Our journey to Hungary to find our next driving pair
You might consider it a little extreme to travel to another country to purchase a pair of driving horses, but after looking unsuccessfully for 8 months in the UK for a ‘sound’ pair of black horses that were suitable for commercial work, it became apparent we may have to look further afield…..
After making a few inquiries we were given a contact to ring by a good friend of ours. Now initially we were looking for a pair of Freisian horses, a traditional carriage horse notorious for it’s black coat, long flowing mane and temperament for carriage work. However our contact brought to our attention another breed – The Nonius. A breed not that well known and that originates from Hungary.
About the Nonius breed
The Nonius (Hungarian: Nóniusz) is a Hungarian horse breed named after its Anglo-Norman foundation sire. Generally dark in color, it is a muscular and heavy-boned breed, similar in type to other light draft and driving horses. The breed was developed at the Imperial Stud at Mezőhegyes, Hungary by careful linebreeding. Originally bred to serve as a light draft and utility horse for Hungary’s military, the breed became a useful agricultural horse during the 20th century. The depredations of World War II significantly reduced the Nonius’ population, and in the decades after the war, a downturn in the usage of horses in Hungary sent many members of the breed to slaughter. Today the breed is bred by preservationists and is used in agriculture, leisure riding, and competitive driving sports. The largest numbers of Nonius horses are still found at Mezőhegyes, with representatives in other eastern European nations as well.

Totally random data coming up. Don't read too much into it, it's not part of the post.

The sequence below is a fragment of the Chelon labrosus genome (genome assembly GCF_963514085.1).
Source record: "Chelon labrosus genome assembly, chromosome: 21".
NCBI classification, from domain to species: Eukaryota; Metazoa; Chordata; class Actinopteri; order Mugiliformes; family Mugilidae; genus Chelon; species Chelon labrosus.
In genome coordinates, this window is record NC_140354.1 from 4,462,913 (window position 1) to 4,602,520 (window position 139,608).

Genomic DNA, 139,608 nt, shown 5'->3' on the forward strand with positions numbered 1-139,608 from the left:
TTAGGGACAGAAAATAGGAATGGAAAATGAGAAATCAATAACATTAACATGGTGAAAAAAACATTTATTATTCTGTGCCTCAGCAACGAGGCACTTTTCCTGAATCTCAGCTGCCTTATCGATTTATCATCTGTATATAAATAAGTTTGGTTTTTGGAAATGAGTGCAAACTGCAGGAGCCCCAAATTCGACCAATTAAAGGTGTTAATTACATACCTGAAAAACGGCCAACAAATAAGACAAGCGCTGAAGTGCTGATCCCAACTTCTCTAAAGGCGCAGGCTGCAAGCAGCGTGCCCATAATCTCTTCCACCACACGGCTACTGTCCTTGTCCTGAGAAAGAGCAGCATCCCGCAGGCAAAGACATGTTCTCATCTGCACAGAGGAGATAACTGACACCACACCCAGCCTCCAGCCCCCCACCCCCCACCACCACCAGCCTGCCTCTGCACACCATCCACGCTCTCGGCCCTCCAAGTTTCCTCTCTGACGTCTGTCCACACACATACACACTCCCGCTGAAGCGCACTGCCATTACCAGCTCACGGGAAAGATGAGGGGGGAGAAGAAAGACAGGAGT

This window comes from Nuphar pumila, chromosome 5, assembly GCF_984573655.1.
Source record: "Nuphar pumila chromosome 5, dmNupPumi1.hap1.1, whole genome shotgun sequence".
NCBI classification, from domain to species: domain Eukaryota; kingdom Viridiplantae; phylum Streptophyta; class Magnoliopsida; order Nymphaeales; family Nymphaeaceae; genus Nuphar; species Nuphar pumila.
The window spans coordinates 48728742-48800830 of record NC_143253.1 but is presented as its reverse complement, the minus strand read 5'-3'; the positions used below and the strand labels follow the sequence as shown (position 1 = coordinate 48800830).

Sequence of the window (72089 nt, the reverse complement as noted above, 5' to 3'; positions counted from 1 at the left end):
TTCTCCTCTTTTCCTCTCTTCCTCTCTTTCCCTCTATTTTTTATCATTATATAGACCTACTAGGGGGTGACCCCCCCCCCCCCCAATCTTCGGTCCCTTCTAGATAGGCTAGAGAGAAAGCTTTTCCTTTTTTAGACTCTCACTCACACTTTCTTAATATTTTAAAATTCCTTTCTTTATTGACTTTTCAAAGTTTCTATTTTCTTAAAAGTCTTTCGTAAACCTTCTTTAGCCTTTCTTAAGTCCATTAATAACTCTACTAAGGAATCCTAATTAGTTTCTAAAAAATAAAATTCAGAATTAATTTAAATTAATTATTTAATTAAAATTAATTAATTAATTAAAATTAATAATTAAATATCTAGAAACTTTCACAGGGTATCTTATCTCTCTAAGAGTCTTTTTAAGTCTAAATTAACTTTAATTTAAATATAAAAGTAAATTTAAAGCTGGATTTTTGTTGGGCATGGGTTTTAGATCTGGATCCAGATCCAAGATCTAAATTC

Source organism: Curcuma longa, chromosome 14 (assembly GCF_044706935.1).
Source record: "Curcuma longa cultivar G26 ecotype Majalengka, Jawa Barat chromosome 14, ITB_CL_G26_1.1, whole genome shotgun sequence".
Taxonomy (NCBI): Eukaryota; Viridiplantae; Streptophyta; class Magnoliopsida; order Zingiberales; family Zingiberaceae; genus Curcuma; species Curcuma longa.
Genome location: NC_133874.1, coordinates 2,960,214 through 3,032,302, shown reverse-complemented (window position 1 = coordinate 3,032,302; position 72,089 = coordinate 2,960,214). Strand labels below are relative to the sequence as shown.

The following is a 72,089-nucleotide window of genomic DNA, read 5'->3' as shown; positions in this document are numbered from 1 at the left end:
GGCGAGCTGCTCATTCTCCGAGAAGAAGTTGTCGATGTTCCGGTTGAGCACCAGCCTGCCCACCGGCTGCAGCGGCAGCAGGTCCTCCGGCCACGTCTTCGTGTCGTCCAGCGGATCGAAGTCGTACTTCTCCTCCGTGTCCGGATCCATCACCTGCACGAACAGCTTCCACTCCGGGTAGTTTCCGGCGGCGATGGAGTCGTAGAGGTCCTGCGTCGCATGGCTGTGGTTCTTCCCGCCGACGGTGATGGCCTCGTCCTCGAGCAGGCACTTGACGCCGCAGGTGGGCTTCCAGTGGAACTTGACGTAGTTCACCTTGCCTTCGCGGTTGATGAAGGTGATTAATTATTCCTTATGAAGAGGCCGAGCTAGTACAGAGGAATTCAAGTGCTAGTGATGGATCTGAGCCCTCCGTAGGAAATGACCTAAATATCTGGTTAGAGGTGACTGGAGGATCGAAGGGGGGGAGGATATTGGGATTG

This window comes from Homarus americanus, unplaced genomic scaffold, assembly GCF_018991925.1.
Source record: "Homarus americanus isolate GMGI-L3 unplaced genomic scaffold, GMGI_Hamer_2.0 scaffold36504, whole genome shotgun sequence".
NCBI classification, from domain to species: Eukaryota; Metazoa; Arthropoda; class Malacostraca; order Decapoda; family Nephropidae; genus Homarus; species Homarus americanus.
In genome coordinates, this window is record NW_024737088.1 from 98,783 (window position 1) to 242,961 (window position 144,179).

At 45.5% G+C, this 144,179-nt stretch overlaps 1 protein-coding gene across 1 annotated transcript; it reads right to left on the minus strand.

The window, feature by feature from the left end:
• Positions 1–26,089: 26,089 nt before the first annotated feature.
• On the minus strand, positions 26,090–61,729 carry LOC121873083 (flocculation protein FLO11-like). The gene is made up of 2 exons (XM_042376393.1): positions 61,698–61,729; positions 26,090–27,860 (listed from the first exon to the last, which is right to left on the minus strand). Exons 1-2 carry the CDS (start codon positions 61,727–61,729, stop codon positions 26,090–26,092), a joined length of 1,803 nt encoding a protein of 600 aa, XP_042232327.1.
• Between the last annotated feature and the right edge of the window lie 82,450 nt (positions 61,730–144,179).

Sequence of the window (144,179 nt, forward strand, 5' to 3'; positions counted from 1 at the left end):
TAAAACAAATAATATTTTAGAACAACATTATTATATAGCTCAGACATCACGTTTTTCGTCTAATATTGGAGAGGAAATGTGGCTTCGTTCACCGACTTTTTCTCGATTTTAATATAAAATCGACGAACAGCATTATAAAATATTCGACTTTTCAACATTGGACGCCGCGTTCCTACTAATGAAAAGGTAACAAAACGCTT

The breed is known for the heavy but proportional head with a convex profile called either a ram’s head or Roman nose. The breed exhibits traits common to heavy-boned driving and light draft horses: powerful and arched high-set neck, broad and muscular back,open but powerful loin, deep and sloping hindquarters. The chest is broad rather than deep, and is usually more shallow than the hindquarters. The hooves and joints are large and the legs are dry. Nonius horses stand between 155 to 165 centimetres (15.1 to 16.1 hands; 61 to 65 in). One of the heaviest warmblood driving horses, the ideal Nonius has a girth measurement of 180–210 cm (71–83 in) and a cannon circumference of 22–24 cm (8.7–9.4 in). Nonius horses are also known for a kind, even temperament and great willingness and capacity for work both in harness and under saddle. In addition they are usually easy keepers with high endurance.